Profit Over People by Noam Chomsky – The book reminds of our often misplaced faith in the infallibility of the unregulated market. He produces a scathing attack on neoliberalism and points out the major flaws. Very good read to understand the limitations of the market led development and how big corporates play the market.
Between the World and Me by Ta-Nehisi Coates – Coates’s letter to his son shows us what does it mean to grow up as a black kid in today’s America. Coates writing is brilliant and his portrayal of black life in America raises many questions.
How to Be a Stoic by Massimo Pigliucci – Last year, a friend talked very highly of The Antidote – Happiness for People Who Can’t Stand Positive Thinking and I read it on his suggestion. This book got my interest piqued in stoicism. Pigliucci’s book popped in my book recommendations in Goodreads and I should thank Goodreads for that. This book clarified many of misconceptions about stoicism.
Despite my several attempts to organize information in different ways, I am still to find a way that works decently for me. My job frequently requires synthesizing a lot of information, and to do that I need to quickly retrieve information, often stored in different digital formats across multiple machines.
Retrieving information is primarily a function of how one’s brain processes and organizes information, and how information is organized in physical or digital space. Poor organization puts a lot of stress on brain’s limited resources and I get frustrated when I am not able to recall something easily.
The frustration led me to invest in a comprehensive study of whatever that can help me in organizing stuff in a better way. The Konmari method, made popular by the book “The Life-Changing Magic of Tidying Up” is great for un-cluttering the life but did not help me much in managing information and how I can use or understand my mind so that I can organize better.
But The Organized Mind does a great job in that regard. There are a lot of great tips but more than that it is also an exciting read on how our mind manages, organizes information. What I like most about the book that it goes beyond suggestions/tips and explains the rationale and science behind it. It surely makes my life a bit easier.
Keigo Higashino is referred as ‘the Japanese Stieg Larsson’ on the cover of this book. I think this is a very bizarre comparison if I consider the plot and writing style of these two authors. The comparison can only be justified if we consider a) both write crime fiction, and b) both have been bestsellers in their respective countries. Anyway, I am happy if this comparison brings more people to read to this master storyteller’s work. Malice, written in 1996, is the third book by Higashino to be translated in to English from Japanese. The other two books “The Devotion of Suspect X” and “Salvation of a Saint” are among the best murder mysteries that I read in last five years. In both these books, readers were aware of who committed the crime but the mystery was how the murders were committed. In Malice, we know who committed the murder but the mystery was why the murder was committed.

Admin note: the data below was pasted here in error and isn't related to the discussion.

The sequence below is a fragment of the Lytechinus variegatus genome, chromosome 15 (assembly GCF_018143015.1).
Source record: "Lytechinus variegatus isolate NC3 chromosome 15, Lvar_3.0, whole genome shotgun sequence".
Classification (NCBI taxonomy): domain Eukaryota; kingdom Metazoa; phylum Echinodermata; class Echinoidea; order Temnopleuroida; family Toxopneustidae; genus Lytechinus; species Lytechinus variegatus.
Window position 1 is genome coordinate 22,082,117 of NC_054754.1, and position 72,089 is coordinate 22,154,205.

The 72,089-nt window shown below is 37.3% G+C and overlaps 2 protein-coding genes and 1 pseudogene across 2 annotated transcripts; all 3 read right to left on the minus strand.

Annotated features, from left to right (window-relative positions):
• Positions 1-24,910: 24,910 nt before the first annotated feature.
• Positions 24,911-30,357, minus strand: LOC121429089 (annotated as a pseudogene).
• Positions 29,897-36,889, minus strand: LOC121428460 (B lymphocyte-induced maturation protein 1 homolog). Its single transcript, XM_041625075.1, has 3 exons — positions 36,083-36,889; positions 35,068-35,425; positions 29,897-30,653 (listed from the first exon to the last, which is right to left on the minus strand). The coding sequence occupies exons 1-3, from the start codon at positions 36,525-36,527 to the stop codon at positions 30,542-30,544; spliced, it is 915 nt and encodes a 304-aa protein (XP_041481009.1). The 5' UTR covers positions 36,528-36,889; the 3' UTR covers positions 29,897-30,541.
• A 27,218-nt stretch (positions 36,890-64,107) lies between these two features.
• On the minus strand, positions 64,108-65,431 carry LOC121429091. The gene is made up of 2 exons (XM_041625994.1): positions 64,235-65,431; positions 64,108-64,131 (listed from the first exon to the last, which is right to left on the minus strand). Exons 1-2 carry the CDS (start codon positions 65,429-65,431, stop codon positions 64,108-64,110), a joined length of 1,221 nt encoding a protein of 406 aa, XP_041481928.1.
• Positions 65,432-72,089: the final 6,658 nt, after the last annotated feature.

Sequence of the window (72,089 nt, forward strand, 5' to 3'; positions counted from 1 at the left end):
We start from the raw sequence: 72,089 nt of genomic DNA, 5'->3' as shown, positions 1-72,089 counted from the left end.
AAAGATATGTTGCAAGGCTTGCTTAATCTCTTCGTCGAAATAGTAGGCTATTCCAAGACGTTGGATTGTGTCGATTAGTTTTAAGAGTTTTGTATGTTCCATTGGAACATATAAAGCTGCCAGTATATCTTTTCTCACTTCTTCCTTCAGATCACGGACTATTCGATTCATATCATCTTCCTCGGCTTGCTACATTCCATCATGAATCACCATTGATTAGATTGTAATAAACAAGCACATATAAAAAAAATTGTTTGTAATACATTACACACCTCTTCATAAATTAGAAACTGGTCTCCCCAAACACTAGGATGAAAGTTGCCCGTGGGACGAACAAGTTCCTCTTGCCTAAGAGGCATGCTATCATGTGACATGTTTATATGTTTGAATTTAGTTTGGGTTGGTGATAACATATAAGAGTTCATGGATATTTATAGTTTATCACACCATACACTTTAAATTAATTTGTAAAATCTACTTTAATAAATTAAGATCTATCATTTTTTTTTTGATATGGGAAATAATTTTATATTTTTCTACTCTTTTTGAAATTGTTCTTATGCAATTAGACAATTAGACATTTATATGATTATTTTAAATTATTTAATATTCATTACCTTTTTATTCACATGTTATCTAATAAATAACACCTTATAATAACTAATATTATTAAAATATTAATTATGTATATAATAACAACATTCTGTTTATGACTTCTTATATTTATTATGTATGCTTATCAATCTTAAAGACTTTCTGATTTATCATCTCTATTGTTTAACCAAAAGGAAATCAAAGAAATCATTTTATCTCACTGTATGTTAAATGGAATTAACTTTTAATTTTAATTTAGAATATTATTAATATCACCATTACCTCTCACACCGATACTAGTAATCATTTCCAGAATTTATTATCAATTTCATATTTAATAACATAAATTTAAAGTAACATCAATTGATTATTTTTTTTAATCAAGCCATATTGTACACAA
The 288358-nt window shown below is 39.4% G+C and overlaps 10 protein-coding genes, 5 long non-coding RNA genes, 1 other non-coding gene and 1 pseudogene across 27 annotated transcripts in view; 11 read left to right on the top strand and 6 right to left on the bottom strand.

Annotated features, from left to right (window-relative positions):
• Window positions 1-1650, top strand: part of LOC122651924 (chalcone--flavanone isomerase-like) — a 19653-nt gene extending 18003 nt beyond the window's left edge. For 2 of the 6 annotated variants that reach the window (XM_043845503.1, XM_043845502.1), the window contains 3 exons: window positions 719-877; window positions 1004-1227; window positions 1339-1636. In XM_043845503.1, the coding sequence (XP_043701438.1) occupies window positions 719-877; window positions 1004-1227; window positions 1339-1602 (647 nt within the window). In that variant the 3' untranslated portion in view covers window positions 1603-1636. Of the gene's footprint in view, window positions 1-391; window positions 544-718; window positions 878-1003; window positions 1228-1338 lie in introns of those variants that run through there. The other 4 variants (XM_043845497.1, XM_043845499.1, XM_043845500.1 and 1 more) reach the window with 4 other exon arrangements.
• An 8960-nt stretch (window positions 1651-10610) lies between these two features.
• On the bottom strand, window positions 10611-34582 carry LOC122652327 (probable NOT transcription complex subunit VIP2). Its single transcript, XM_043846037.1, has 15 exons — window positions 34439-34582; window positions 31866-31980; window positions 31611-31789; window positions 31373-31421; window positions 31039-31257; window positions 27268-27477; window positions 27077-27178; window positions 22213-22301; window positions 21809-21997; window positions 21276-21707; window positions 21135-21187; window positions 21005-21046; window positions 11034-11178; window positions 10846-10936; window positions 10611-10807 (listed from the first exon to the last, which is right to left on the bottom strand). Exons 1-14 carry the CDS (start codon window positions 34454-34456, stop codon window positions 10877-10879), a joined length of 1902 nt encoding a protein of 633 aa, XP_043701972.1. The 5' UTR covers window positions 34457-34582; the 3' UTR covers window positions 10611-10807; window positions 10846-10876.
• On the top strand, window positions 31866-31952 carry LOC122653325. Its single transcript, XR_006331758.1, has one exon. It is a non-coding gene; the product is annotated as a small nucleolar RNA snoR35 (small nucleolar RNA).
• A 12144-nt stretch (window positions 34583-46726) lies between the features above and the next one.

Kunihiko Hidaka, a bestselling author, was found dead by his wife Rie and friend Nonoguchi just before he was to move to a new country. Detective Kaga, ex-colleague of Nonoguchi, gets the responsibility of the case and soon he discovers major flaws in Nonoguchi’s alibi. Nonoguchi, a writer himself and aspiring to be a bestseller author like Hidaka, confesses his crime but there were many missing pieces in his confession about the motive of the crime.
Higashino narrates the story through Nonoguchi’s and Kaga’s written accounts of the event during the investigation. The two main characters of Malice are writers and there is a lot of discussion of meeting timeline and writing styles, yet Higashino’s prose is bereft of any literary-ostentatiousness. Higashino is easy on his readers.
Malice is another gem from Higashino. I am eagerly waiting for his other works to be translated in English.